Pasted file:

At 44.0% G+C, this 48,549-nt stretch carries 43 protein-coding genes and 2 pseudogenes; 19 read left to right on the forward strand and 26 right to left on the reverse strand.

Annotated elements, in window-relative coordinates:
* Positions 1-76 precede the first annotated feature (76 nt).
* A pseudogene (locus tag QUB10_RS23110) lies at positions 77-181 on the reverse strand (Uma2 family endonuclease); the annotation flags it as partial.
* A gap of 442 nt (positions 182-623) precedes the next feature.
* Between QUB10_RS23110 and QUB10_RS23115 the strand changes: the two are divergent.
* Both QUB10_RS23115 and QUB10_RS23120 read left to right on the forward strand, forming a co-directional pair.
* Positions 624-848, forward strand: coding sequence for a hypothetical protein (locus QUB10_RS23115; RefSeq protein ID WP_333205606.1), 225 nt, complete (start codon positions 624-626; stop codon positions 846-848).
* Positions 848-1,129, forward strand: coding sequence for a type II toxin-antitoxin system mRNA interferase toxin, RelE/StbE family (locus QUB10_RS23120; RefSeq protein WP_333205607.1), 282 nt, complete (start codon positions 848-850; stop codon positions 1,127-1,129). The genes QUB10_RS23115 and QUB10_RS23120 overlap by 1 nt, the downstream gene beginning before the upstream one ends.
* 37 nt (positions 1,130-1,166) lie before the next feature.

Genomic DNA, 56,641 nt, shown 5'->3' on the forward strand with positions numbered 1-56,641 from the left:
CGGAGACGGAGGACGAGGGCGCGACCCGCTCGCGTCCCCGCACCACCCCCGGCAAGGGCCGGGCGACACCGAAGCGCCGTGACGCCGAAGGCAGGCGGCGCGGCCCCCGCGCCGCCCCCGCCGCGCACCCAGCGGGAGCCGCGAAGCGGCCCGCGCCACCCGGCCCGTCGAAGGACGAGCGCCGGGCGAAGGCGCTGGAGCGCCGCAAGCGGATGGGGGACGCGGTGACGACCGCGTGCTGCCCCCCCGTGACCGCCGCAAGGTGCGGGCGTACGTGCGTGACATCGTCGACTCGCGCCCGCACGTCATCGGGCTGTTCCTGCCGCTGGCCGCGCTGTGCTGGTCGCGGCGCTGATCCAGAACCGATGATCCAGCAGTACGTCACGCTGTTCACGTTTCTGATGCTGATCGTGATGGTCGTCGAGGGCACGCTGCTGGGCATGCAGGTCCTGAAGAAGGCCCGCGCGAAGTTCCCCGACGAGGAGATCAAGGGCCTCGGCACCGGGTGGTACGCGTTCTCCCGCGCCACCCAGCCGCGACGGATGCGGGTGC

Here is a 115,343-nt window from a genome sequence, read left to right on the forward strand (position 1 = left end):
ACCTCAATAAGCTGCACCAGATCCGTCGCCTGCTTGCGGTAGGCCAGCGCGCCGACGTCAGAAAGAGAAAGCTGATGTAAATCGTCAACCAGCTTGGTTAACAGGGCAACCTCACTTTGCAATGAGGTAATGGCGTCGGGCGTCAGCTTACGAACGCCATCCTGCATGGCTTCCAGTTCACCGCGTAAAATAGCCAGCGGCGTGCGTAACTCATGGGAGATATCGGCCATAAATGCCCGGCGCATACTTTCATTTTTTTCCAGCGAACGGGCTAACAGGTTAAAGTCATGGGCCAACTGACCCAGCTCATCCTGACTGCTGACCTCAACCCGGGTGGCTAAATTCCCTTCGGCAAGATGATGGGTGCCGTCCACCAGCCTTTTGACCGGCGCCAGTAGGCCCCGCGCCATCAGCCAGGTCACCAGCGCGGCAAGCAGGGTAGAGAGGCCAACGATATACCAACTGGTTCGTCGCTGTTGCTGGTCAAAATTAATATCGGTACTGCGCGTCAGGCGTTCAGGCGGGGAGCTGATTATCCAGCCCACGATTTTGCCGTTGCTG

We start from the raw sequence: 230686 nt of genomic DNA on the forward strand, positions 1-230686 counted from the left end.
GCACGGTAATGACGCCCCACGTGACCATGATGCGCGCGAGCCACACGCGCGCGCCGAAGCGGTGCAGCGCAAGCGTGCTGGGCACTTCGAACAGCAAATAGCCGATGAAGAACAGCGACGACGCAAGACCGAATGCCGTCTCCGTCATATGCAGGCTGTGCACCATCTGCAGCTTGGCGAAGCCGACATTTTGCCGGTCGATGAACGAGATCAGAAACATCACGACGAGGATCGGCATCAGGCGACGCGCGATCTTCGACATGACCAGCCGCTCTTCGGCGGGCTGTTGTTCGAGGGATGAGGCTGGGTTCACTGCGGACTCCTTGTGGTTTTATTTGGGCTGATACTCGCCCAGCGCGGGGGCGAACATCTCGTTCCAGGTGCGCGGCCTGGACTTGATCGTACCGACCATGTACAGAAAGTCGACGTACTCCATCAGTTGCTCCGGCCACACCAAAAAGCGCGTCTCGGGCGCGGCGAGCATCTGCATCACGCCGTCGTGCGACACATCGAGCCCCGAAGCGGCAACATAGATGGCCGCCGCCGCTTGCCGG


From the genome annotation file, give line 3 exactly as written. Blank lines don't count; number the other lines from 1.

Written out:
* Positions 1-76 precede the first annotated feature (76 nt).